“The physician should look upon the patient as a besieged city and try to rescue him with every means that art and science place at his command.” — Alexander of Tralles
Among the most difficult challenges for CV professionals is working with patients who sincerely believe that they are taking better care of themselves than they actually are. Clearly it is difficult to rescue a “besieged city” that does not realize it is under capture.
In order to understand and compare patient attitudes with those of clinicians, the ACC conducted two online studies — one among 1,315 patients diagnosed with heart disease and the other with cardiovascular professionals — 547 U.S. cardiologists and 129 care team practitioners.
Heart patients rate themselves favorably on self-care. Three out of four cardiovascular patients believe that they are doing what they need to do for their health while only 24% of clinicians rate patients positively on self-care. This contrast is possibly a function of denial or self-inflation. According to one patient, “I would give myself a 3 (on a 1–5 scale) and I know my cardiologist would give me a 2. My numbers are good, but every time I go I just lose enough weight so he won’t yell at me.”
For the most part, clinicians and patients are in agreement on the challenges to self-care. According to clinicians, the three biggest challenges to patient care are the inability to lose weight (92%), medication adherence (90%), and exercise (87%). Other patient challenges also cited by clinicians include diet, smoking cessation, other co-morbidities, poor insurance coverage/access to care and lack of motivation. Similarly, patients name exercise (64%), diet (52%), and weight loss (51%) among their top struggles. Other barriers to self-care include medication costs, complexity of treatment, side effects and insurance coverage.
“Many times patients come in and their blood pressure isn’t controlled and they swear they have been taking their medication,” reports one cardiologist. “I am sure they are forgetting some. They are not as compliant as they should be.” While health care professionals express frustration about medication adherence, almost all patients (89%) say they are extremely diligent about taking their prescribed medication.
While half (49%) of the patients who participated in this research rate their health as good or excellent, three-fourths (74%) are very concerned about their health. When asked what type of patients are most in need of self-care information, more than four-in-five clinicians (85%) respond “all patients.” However, they do acknowledge that some audiences could use additional support, specifically those who suffer from more acute heart disease conditions (i.e. heart failure, cardiomyopathy) and co-morbid conditions (i.e. diabetes, COPD).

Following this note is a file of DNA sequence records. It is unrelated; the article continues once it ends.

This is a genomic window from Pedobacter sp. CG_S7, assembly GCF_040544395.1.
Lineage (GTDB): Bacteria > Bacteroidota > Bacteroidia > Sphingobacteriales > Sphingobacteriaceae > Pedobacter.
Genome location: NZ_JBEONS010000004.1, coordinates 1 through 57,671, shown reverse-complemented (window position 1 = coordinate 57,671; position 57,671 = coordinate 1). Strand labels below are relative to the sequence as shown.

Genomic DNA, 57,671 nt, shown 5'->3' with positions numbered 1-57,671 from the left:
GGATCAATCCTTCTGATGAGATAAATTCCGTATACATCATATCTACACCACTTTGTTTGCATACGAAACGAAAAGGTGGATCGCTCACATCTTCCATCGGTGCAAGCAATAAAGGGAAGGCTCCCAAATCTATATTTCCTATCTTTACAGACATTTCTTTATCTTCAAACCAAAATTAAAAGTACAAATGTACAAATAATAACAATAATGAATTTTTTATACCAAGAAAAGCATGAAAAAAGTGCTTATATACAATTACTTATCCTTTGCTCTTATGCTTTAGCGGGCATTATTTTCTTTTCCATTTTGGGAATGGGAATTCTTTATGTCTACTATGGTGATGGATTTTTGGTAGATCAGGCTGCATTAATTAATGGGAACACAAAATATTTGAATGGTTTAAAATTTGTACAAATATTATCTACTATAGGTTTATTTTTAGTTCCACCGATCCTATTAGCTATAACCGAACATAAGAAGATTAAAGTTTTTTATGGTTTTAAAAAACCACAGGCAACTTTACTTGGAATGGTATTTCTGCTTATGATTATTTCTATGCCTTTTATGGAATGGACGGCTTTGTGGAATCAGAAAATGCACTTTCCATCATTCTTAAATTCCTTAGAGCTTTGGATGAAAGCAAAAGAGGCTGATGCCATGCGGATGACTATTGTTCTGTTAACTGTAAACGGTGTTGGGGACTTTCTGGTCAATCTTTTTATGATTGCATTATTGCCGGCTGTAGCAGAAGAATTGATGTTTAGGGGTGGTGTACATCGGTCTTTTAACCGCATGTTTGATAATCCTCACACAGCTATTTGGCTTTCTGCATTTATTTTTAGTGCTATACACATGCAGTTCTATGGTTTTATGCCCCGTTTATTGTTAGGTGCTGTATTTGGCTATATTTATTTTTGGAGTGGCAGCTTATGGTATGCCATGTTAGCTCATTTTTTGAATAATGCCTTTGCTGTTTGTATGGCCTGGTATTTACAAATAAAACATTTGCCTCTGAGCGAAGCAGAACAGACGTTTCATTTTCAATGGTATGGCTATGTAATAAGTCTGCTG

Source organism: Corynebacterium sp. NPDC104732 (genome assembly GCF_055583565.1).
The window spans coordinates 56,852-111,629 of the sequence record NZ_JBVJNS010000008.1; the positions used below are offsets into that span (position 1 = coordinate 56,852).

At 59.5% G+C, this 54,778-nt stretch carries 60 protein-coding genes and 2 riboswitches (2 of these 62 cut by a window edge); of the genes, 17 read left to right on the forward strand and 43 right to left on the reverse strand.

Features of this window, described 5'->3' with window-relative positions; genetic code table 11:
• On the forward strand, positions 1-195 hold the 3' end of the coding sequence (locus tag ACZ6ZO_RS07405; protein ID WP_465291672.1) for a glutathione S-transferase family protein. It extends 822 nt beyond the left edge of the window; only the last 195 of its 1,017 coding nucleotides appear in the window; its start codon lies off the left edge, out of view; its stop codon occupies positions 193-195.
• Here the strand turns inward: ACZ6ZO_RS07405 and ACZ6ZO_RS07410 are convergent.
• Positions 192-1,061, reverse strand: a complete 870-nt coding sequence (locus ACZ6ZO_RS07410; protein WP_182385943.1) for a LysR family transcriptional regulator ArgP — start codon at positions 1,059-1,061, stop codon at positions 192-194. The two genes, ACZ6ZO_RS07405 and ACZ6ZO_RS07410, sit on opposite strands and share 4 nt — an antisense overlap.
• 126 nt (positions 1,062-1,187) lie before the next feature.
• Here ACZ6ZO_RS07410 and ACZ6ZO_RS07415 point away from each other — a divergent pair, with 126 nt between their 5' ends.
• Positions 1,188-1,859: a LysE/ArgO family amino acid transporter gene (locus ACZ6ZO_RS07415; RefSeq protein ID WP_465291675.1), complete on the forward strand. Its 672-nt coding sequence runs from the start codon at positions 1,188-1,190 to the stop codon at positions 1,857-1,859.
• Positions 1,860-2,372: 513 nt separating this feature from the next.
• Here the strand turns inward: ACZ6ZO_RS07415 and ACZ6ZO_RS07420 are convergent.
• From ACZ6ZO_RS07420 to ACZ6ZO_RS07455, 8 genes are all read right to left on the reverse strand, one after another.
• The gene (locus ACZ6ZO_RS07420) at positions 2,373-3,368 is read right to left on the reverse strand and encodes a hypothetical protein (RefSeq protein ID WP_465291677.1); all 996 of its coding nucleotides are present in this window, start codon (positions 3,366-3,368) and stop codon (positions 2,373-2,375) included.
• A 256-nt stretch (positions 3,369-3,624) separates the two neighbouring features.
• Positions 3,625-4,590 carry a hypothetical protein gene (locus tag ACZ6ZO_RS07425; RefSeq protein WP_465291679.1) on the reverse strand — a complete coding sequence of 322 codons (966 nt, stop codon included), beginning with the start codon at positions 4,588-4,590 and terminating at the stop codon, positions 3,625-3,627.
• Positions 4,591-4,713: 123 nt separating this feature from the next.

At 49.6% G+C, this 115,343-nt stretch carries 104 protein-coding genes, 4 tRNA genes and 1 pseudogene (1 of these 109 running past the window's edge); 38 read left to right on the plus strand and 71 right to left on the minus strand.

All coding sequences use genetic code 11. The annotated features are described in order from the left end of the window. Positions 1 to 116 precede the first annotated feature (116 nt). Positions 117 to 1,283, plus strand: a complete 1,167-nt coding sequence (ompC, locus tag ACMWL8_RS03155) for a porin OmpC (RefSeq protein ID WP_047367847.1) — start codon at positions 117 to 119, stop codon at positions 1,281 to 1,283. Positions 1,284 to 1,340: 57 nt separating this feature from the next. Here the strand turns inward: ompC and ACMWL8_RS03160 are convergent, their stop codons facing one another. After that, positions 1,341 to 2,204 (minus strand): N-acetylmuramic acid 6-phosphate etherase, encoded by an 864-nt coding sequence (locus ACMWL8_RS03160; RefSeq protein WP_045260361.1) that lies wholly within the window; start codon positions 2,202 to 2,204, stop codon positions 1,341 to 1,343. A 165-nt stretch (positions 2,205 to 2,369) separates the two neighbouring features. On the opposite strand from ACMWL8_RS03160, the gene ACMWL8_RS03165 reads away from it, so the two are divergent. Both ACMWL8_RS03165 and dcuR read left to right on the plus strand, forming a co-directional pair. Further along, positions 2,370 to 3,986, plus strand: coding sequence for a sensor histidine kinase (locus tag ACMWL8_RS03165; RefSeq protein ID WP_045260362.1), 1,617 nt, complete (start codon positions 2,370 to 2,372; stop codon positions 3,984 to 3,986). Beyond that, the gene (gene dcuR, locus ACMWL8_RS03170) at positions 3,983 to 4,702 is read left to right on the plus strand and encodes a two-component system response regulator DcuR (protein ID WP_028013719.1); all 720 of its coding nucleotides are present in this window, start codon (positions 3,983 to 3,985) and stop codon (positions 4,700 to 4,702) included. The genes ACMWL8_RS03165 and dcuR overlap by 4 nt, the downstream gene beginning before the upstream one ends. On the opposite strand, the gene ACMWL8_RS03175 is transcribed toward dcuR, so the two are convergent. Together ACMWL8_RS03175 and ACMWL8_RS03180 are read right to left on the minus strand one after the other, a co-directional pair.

Clinicians also advocate for materials targeted specifically to African Americans. According to the patient research, these groups also seem to be in more need for patient self-care resources than other patient groups. A lack of information does not seem to be the problem as almost all clinicians report that their practice has a variety of tools and resources to inform and educate patients and families ranging from the more popular printed education materials such as brochures, pamphlets, and other printed material to the somewhat less utilized 3-dimensional visual aid models, practice websites, patient/family handbooks, risk calculators, desktop computers, live events and TV with video. Decision aids or shared decision tools and portable handheld tablets are used less often. Almost all patients (84%) report that they have received information and resources from their physician’s practice.
The challenge seems to be in providing the right type of information, education, and of course, motivation. When asked if a need exists for a patient education resource that is developed by cardiologists and other cardiovascular specialists for their patients, clinicians respond with a resounding “YES”. Nearly all clinicians (97%) indicate a need for patient education developed by CV professionals and most (77%) of this sentiment is strong.
Cardiologists are well-poised to deliver this type of care information to their patients. They receive good marks from their patients with two-thirds (65%) rating the physician treating their heart disease as “excellent.” Patients favorably describe their cardiologists as knowledgeable (92%), treats me with courtesy and respect (91%), and having credentials/expertise in their field (88%). Cardiologists also receive good marks from patients on explaining things in a way that is easy to understand (85%), involving the patient in the decision process (83%), providing easy to understand instructions (82%), and caring about the patient (81%).
While clinicians are interested in materials developed by CV professionals, more than four out of five patients (82%) are looking for information that can help them manage expectations and concerns, namely – information about what to expect over time (58%), what is normal/not normal for a condition (57%), benefits and risks of various treatments (47%), “my responsibilities” (30%), explanatory videos (20%), condition-focused information (18%), expert commentary (16%), medication reminders (14%), and peer-to-peer support resources (13%) among others.
“I think there needs to be more education. It would help if they handed you a pamphlet ...these are the symptoms, this is what kind of things you should be expecting, this is how to deal with it, and this is what your body is going through.” — Cardiovascular patient